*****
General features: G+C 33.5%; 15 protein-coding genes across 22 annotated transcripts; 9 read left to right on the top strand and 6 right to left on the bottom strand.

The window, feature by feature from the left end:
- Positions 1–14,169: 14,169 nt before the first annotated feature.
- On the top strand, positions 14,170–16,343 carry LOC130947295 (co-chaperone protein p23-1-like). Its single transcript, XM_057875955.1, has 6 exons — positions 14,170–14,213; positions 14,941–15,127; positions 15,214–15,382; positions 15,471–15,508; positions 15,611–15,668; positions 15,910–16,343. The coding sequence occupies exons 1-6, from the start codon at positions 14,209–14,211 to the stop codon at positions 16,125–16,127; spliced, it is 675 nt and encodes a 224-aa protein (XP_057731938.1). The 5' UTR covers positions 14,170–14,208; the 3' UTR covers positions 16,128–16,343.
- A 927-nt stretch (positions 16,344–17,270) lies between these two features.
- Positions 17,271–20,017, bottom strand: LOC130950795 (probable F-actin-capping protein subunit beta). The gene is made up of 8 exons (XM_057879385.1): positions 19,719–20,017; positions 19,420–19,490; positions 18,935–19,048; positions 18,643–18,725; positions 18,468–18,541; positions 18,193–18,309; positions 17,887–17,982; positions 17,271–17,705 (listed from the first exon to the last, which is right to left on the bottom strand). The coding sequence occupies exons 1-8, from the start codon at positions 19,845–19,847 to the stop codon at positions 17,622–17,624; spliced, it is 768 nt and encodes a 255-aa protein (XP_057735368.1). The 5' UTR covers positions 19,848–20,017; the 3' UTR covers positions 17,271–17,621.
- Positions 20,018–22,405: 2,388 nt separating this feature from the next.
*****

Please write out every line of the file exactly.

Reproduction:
General features: G+C 33.5%; 15 protein-coding genes across 22 annotated transcripts; 9 read left to right on the top strand and 6 right to left on the bottom strand.

The window, feature by feature from the left end:
- Positions 1–14,169: 14,169 nt before the first annotated feature.
- On the top strand, positions 14,170–16,343 carry LOC130947295 (co-chaperone protein p23-1-like). Its single transcript, XM_057875955.1, has 6 exons — positions 14,170–14,213; positions 14,941–15,127; positions 15,214–15,382; positions 15,471–15,508; positions 15,611–15,668; positions 15,910–16,343. The coding sequence occupies exons 1-6, from the start codon at positions 14,209–14,211 to the stop codon at positions 16,125–16,127; spliced, it is 675 nt and encodes a 224-aa protein (XP_057731938.1). The 5' UTR covers positions 14,170–14,208; the 3' UTR covers positions 16,128–16,343.
- A 927-nt stretch (positions 16,344–17,270) lies between these two features.
- Positions 17,271–20,017, bottom strand: LOC130950795 (probable F-actin-capping protein subunit beta). The gene is made up of 8 exons (XM_057879385.1): positions 19,719–20,017; positions 19,420–19,490; positions 18,935–19,048; positions 18,643–18,725; positions 18,468–18,541; positions 18,193–18,309; positions 17,887–17,982; positions 17,271–17,705 (listed from the first exon to the last, which is right to left on the bottom strand). The coding sequence occupies exons 1-8, from the start codon at positions 19,845–19,847 to the stop codon at positions 17,622–17,624; spliced, it is 768 nt and encodes a 255-aa protein (XP_057735368.1). The 5' UTR covers positions 19,848–20,017; the 3' UTR covers positions 17,271–17,621.
- Positions 20,018–22,405: 2,388 nt separating this feature from the next.